Date
12 December 2017
Occupy Central organizers (from left) Chan Kin-man, Benny Tai Yiu-ting and Chu Yiu-ming say the June 20-22 poll will be extended by a week after hackers attacked the voting system. Photo: HKEJ
Occupy Central organizers (from left) Chan Kin-man, Benny Tai Yiu-ting and Chu Yiu-ming say the June 20-22 poll will be extended by a week after hackers attacked the voting system. Photo: HKEJ

Occupy Central extends June 22 vote after hacker attacks

Hacker attacks on Occupy Central’s online voting system have prompted movement organizers to extend the June 20-22 poll by a week until June 29, Ming Pao Daily reported Thursday.

Organizers said that any more attacks on the system could lead to a further extension, possibly past July 1. About 100,000 ballots have been printed in case online voting is paralyzed.

The mock referendum will be held via the PopVote system of the University of Hong Kong’s Public Opinion Program. The system started taking voter registrations over mobile phones on Friday but the computer servers of its three service providers have come under large-scale distributed denial-of-service attacks. One of the three had up to 10 billion system inquiries within 20 hours, paralyzing the system.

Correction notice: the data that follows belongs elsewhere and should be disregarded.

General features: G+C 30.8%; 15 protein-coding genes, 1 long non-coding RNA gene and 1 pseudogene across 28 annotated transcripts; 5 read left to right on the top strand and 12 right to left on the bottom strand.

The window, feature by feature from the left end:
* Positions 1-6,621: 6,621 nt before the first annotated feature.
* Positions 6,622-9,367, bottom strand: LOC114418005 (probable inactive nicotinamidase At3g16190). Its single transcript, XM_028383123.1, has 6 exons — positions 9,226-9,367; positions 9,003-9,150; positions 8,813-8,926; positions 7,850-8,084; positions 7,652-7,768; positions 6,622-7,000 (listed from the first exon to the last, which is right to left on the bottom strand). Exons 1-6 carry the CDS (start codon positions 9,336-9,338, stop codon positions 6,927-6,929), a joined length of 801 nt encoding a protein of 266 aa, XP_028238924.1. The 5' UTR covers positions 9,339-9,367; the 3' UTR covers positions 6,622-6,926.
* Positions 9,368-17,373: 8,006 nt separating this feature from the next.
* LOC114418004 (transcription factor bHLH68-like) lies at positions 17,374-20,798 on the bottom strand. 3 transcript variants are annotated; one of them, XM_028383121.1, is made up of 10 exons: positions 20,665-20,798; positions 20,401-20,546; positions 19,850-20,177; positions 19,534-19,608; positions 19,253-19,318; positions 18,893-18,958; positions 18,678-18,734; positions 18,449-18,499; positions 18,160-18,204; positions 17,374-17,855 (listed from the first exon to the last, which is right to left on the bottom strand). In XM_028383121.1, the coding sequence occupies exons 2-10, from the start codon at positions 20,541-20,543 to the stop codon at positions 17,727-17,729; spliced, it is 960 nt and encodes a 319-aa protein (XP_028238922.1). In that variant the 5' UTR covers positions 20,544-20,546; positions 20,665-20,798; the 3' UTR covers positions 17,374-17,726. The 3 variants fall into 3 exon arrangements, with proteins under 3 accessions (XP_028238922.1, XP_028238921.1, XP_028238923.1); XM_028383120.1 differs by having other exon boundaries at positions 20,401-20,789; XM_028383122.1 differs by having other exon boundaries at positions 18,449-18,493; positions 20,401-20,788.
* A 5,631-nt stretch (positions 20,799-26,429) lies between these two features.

Campaign founder Benny Tai said the best solutions to counter hacker attacks are “low-tech” methods such as casting a ballot in person.

Tai said 100,000 people casting a vote in person could have a bigger effect than 200,000 people voting online. He also said the hackers’ efforts will only spark a bigger response from the Hong Kong public.

University of Hong Kong law faculty dean Johannes Chan said he previously had reservations about voting on June 22 but he will reconsider in light of the attacks. He said the hacker attacks will only encourage more people to vote.

Robert Chung, director of the Public Opinion Program, said he is confident the online voting system will not fail completely.

But if the online vote cannot go ahead, back-up solutions, such as an extended voting time, will be in place. Chung said the seven-day extension is meant to ensure the original target of 800,000 people can cast a vote if the online system cannot cope, the report said.

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